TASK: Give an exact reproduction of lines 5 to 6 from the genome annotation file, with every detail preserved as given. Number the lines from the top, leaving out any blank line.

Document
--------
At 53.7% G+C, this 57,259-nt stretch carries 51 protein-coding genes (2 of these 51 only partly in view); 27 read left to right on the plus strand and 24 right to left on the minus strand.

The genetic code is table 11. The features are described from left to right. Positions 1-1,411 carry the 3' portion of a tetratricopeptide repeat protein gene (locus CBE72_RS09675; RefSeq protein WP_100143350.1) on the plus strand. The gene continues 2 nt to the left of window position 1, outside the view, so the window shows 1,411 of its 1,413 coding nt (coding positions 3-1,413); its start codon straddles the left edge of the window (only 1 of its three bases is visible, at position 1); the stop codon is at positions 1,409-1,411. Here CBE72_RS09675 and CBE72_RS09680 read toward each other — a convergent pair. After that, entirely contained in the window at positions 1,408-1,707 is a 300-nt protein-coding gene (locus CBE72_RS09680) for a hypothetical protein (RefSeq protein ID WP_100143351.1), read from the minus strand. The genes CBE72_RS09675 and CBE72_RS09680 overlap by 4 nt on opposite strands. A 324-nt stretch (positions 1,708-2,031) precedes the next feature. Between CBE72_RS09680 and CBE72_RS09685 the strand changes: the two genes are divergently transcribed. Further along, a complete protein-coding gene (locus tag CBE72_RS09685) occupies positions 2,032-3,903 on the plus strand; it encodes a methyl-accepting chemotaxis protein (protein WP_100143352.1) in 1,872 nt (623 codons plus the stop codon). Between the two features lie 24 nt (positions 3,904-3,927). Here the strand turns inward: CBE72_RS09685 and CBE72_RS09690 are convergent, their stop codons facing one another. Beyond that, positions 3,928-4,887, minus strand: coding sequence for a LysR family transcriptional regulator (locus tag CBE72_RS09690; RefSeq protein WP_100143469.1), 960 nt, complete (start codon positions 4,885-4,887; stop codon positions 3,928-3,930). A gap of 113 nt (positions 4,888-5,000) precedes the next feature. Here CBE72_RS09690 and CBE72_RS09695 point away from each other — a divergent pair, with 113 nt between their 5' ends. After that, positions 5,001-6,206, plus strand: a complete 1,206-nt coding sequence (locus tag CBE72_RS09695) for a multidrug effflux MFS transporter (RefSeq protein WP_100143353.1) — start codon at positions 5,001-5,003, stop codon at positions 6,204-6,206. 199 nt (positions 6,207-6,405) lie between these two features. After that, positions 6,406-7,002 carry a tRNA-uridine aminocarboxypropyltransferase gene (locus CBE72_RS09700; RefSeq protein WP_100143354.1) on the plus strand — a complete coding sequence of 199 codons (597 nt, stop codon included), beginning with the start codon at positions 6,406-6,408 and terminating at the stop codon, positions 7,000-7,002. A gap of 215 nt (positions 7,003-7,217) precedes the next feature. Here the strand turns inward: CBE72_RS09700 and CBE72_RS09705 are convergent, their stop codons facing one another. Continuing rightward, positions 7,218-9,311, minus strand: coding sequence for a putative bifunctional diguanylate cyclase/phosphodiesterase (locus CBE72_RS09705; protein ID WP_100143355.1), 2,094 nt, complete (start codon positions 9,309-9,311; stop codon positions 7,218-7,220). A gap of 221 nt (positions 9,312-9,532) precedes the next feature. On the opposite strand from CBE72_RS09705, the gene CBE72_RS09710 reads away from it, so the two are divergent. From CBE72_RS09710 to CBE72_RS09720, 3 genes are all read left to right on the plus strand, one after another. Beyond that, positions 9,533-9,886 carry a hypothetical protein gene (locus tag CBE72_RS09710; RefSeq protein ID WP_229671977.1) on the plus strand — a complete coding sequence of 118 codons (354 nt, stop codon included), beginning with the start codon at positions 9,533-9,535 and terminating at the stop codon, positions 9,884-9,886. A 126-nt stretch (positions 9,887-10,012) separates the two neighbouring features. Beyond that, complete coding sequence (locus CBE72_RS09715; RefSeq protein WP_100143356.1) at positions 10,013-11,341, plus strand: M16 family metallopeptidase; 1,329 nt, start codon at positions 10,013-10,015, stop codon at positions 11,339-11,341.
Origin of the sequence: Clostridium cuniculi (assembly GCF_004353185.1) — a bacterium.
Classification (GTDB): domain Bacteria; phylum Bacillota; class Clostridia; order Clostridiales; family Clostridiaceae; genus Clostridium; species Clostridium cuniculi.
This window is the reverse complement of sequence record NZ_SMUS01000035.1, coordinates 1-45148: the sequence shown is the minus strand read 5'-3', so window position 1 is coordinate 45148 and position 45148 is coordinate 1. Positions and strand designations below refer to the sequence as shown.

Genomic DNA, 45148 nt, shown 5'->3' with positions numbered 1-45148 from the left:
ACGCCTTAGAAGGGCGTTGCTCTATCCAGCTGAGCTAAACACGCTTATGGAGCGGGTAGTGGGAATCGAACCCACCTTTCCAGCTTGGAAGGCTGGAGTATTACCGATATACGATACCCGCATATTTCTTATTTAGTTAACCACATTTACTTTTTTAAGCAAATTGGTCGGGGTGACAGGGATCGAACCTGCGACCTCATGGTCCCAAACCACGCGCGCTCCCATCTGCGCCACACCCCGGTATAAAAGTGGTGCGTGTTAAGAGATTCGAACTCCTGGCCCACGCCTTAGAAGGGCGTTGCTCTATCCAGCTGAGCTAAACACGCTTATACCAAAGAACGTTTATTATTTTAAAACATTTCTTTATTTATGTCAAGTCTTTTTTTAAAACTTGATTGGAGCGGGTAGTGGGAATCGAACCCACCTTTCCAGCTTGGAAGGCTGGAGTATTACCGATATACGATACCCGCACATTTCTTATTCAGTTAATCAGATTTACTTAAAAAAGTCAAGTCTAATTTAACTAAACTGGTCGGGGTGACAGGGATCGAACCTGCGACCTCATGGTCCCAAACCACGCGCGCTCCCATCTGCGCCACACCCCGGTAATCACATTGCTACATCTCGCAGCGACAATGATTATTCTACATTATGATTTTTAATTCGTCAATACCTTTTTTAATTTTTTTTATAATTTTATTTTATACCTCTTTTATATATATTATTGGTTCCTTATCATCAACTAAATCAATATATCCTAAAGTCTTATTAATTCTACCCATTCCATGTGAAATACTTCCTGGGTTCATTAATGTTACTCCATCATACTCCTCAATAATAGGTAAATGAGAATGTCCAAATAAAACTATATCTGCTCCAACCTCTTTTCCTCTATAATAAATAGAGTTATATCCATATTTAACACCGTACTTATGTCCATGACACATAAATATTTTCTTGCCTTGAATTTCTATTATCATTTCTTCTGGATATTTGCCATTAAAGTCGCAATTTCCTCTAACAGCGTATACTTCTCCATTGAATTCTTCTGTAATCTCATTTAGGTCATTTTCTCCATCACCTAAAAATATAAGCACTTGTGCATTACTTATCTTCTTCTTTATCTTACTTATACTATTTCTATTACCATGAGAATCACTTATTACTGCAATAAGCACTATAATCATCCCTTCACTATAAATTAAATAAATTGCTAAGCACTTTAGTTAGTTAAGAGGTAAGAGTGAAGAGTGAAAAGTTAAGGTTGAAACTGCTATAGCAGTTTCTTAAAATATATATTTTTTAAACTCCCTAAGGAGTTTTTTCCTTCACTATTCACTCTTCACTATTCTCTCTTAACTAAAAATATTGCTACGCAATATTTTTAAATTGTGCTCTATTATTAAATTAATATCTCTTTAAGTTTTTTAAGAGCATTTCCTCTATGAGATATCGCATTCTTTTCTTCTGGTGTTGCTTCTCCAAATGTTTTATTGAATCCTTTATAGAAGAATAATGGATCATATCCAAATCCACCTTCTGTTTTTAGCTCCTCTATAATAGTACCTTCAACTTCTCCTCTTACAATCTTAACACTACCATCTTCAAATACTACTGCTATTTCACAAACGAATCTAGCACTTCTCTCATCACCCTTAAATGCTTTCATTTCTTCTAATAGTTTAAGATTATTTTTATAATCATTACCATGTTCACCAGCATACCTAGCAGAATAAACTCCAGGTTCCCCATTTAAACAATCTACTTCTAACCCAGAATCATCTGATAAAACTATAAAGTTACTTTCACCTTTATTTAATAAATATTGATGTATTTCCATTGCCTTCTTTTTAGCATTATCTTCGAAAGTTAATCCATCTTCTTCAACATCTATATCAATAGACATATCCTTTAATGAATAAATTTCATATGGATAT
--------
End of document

This window is the reverse complement of sequence record NZ_SMUS01000035.1, coordinates 1-45148: the sequence shown is the minus strand read 5'-3', so window position 1 is coordinate 45148 and position 45148 is coordinate 1. Positions and strand designations below refer to the sequence as shown.

Genomic DNA, 45148 nt, shown 5'->3' with positions numbered 1-45148 from the left: